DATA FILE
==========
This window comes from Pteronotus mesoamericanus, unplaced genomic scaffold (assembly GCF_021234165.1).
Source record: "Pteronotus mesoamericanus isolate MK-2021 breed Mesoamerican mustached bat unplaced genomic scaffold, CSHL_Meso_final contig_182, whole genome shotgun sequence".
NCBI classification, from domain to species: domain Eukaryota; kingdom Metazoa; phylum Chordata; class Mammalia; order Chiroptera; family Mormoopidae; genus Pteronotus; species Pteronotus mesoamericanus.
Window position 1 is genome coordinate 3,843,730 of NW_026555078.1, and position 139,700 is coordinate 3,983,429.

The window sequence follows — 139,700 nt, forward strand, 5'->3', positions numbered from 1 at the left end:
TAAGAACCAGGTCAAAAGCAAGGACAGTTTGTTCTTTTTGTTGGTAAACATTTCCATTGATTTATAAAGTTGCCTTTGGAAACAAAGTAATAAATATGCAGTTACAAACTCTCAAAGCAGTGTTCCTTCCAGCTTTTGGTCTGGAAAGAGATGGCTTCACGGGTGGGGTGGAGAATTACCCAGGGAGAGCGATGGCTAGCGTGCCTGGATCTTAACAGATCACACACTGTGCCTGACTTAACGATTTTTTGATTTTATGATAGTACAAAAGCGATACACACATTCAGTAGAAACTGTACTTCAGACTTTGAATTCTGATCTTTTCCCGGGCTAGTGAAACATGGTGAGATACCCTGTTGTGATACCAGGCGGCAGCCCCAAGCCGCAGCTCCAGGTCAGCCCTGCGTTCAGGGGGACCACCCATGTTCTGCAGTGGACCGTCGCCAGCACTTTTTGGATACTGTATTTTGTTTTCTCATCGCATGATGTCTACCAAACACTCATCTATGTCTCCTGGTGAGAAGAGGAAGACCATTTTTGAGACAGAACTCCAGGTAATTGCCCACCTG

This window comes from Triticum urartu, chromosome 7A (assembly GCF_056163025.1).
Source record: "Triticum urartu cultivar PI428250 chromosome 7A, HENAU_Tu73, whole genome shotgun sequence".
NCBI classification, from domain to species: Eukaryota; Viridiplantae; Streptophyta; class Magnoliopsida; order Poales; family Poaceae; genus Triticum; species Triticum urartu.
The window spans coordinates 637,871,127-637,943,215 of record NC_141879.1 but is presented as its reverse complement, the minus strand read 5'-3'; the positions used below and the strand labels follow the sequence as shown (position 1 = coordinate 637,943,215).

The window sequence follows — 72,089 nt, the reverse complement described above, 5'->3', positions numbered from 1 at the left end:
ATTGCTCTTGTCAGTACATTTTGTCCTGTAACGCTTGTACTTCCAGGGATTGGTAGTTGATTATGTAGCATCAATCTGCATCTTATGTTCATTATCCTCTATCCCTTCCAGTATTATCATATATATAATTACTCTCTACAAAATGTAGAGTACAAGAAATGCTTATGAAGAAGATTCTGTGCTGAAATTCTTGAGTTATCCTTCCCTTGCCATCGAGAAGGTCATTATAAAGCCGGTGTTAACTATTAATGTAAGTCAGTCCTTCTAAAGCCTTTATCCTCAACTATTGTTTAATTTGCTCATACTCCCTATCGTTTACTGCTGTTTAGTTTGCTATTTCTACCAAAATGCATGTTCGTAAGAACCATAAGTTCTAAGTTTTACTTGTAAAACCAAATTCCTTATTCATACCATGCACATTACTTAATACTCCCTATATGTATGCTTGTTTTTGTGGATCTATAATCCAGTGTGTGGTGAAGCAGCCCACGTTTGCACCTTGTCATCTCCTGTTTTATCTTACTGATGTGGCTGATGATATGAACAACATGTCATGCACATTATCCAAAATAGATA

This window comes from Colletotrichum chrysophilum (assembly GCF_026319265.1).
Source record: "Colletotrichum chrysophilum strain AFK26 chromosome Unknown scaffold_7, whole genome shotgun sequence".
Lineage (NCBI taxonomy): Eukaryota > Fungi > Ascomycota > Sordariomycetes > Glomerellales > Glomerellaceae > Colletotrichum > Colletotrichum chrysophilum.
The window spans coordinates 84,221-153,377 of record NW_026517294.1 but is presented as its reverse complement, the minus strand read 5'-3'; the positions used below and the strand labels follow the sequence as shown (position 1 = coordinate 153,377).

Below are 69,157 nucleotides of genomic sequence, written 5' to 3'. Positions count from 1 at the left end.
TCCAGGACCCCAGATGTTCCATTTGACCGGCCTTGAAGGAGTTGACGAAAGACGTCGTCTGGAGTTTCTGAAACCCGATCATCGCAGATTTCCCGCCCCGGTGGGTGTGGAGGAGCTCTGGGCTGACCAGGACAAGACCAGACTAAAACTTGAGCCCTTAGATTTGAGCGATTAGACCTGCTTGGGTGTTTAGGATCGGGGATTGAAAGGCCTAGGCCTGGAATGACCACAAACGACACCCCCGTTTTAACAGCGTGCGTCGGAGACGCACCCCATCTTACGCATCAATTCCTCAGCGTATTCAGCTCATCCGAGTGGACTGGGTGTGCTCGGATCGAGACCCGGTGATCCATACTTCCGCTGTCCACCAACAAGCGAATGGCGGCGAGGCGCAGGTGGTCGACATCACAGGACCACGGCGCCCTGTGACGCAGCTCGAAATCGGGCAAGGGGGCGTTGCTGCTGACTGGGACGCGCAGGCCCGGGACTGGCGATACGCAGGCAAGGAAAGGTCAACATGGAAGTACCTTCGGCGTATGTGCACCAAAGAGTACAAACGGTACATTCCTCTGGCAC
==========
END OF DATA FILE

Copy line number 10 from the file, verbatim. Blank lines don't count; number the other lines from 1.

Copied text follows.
The window spans coordinates 637,871,127-637,943,215 of record NC_141879.1 but is presented as its reverse complement, the minus strand read 5'-3'; the positions used below and the strand labels follow the sequence as shown (position 1 = coordinate 637,943,215).